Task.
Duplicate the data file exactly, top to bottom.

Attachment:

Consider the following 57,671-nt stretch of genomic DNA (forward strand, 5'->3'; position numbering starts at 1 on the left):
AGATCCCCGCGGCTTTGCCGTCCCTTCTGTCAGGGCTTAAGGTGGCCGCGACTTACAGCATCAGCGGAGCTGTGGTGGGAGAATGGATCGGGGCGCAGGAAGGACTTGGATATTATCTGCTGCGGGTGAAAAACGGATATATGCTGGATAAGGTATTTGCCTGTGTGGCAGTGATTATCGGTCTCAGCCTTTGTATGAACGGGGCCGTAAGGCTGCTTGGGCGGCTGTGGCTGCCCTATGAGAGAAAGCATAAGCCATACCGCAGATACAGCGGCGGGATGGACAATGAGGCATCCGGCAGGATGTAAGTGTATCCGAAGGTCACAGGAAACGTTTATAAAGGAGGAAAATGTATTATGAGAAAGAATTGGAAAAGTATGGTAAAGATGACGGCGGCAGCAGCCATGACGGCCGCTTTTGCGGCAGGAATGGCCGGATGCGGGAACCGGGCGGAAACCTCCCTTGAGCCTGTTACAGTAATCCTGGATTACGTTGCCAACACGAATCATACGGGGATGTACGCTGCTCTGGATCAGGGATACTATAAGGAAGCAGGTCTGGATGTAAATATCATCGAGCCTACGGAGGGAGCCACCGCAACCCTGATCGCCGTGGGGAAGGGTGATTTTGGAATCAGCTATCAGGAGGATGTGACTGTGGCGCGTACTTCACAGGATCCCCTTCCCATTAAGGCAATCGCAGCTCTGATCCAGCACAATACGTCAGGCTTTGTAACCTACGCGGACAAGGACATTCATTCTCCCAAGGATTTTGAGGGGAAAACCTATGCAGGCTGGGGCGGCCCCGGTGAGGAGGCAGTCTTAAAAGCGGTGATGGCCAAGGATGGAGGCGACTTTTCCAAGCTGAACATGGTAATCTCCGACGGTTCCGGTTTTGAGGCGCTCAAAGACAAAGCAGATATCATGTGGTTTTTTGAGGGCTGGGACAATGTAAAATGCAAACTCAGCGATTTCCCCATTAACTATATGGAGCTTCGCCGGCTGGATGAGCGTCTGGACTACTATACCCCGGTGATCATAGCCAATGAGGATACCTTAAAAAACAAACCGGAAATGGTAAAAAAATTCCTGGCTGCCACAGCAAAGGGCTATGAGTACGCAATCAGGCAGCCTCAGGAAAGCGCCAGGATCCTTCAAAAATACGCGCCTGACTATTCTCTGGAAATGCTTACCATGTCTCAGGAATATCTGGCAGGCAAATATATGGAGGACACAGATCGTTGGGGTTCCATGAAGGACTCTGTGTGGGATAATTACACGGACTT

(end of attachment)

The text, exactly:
Consider the following 57,671-nt stretch of genomic DNA (forward strand, 5'->3'; position numbering starts at 1 on the left):
AGATCCCCGCGGCTTTGCCGTCCCTTCTGTCAGGGCTTAAGGTGGCCGCGACTTACAGCATCAGCGGAGCTGTGGTGGGAGAATGGATCGGGGCGCAGGAAGGACTTGGATATTATCTGCTGCGGGTGAAAAACGGATATATGCTGGATAAGGTATTTGCCTGTGTGGCAGTGATTATCGGTCTCAGCCTTTGTATGAACGGGGCCGTAAGGCTGCTTGGGCGGCTGTGGCTGCCCTATGAGAGAAAGCATAAGCCATACCGCAGATACAGCGGCGGGATGGACAATGAGGCATCCGGCAGGATGTAAGTGTATCCGAAGGTCACAGGAAACGTTTATAAAGGAGGAAAATGTATTATGAGAAAGAATTGGAAAAGTATGGTAAAGATGACGGCGGCAGCAGCCATGACGGCCGCTTTTGCGGCAGGAATGGCCGGATGCGGGAACCGGGCGGAAACCTCCCTTGAGCCTGTTACAGTAATCCTGGATTACGTTGCCAACACGAATCATACGGGGATGTACGCTGCTCTGGATCAGGGATACTATAAGGAAGCAGGTCTGGATGTAAATATCATCGAGCCTACGGAGGGAGCCACCGCAACCCTGATCGCCGTGGGGAAGGGTGATTTTGGAATCAGCTATCAGGAGGATGTGACTGTGGCGCGTACTTCACAGGATCCCCTTCCCATTAAGGCAATCGCAGCTCTGATCCAGCACAATACGTCAGGCTTTGTAACCTACGCGGACAAGGACATTCATTCTCCCAAGGATTTTGAGGGGAAAACCTATGCAGGCTGGGGCGGCCCCGGTGAGGAGGCAGTCTTAAAAGCGGTGATGGCCAAGGATGGAGGCGACTTTTCCAAGCTGAACATGGTAATCTCCGACGGTTCCGGTTTTGAGGCGCTCAAAGACAAAGCAGATATCATGTGGTTTTTTGAGGGCTGGGACAATGTAAAATGCAAACTCAGCGATTTCCCCATTAACTATATGGAGCTTCGCCGGCTGGATGAGCGTCTGGACTACTATACCCCGGTGATCATAGCCAATGAGGATACCTTAAAAAACAAACCGGAAATGGTAAAAAAATTCCTGGCTGCCACAGCAAAGGGCTATGAGTACGCAATCAGGCAGCCTCAGGAAAGCGCCAGGATCCTTCAAAAATACGCGCCTGACTATTCTCTGGAAATGCTTACCATGTCTCAGGAATATCTGGCAGGCAAATATATGGAGGACACAGATCGTTGGGGTTCCATGAAGGACTCTGTGTGGGATAATTACACGGACTT